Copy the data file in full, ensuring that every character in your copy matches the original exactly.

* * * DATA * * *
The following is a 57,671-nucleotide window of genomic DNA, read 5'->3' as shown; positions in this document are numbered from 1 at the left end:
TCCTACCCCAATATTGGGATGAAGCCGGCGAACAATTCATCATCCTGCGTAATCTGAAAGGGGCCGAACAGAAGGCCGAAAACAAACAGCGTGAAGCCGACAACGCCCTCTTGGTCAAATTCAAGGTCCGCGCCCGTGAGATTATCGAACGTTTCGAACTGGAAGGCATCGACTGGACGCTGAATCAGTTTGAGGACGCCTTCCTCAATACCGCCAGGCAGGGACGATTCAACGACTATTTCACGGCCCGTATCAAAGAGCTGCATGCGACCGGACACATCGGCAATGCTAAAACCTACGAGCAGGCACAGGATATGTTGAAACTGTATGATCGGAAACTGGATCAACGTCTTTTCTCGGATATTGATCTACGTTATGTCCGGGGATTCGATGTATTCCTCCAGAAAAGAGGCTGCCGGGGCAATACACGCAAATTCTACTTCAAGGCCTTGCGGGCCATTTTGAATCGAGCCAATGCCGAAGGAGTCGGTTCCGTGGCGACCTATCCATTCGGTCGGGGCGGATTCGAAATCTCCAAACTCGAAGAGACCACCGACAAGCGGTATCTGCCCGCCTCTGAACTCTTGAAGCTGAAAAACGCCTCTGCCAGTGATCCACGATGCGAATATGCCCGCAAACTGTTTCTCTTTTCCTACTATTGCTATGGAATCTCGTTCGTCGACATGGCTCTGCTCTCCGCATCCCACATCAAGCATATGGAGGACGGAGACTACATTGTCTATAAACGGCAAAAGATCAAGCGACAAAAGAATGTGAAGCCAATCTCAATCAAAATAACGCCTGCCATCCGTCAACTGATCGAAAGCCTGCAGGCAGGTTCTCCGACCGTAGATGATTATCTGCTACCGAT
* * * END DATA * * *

The following is a 57,671-nucleotide window of genomic DNA, read 5'->3' as shown; positions in this document are numbered from 1 at the left end:
TCCTACCCCAATATTGGGATGAAGCCGGCGAACAATTCATCATCCTGCGTAATCTGAAAGGGGCCGAACAGAAGGCCGAAAACAAACAGCGTGAAGCCGACAACGCCCTCTTGGTCAAATTCAAGGTCCGCGCCCGTGAGATTATCGAACGTTTCGAACTGGAAGGCATCGACTGGACGCTGAATCAGTTTGAGGACGCCTTCCTCAATACCGCCAGGCAGGGACGATTCAACGACTATTTCACGGCCCGTATCAAAGAGCTGCATGCGACCGGACACATCGGCAATGCTAAAACCTACGAGCAGGCACAGGATATGTTGAAACTGTATGATCGGAAACTGGATCAACGTCTTTTCTCGGATATTGATCTACGTTATGTCCGGGGATTCGATGTATTCCTCCAGAAAAGAGGCTGCCGGGGCAATACACGCAAATTCTACTTCAAGGCCTTGCGGGCCATTTTGAATCGAGCCAATGCCGAAGGAGTCGGTTCCGTGGCGACCTATCCATTCGGTCGGGGCGGATTCGAAATCTCCAAACTCGAAGAGACCACCGACAAGCGGTATCTGCCCGCCTCTGAACTCTTGAAGCTGAAAAACGCCTCTGCCAGTGATCCACGATGCGAATATGCCCGCAAACTGTTTCTCTTTTCCTACTATTGCTATGGAATCTCGTTCGTCGACATGGCTCTGCTCTCCGCATCCCACATCAAGCATATGGAGGACGGAGACTACATTGTCTATAAACGGCAAAAGATCAAGCGACAAAAGAATGTGAAGCCAATCTCAATCAAAATAACGCCTGCCATCCGTCAACTGATCGAAAGCCTGCAGGCAGGTTCTCCGACCGTAGATGATTATCTGCTACCGAT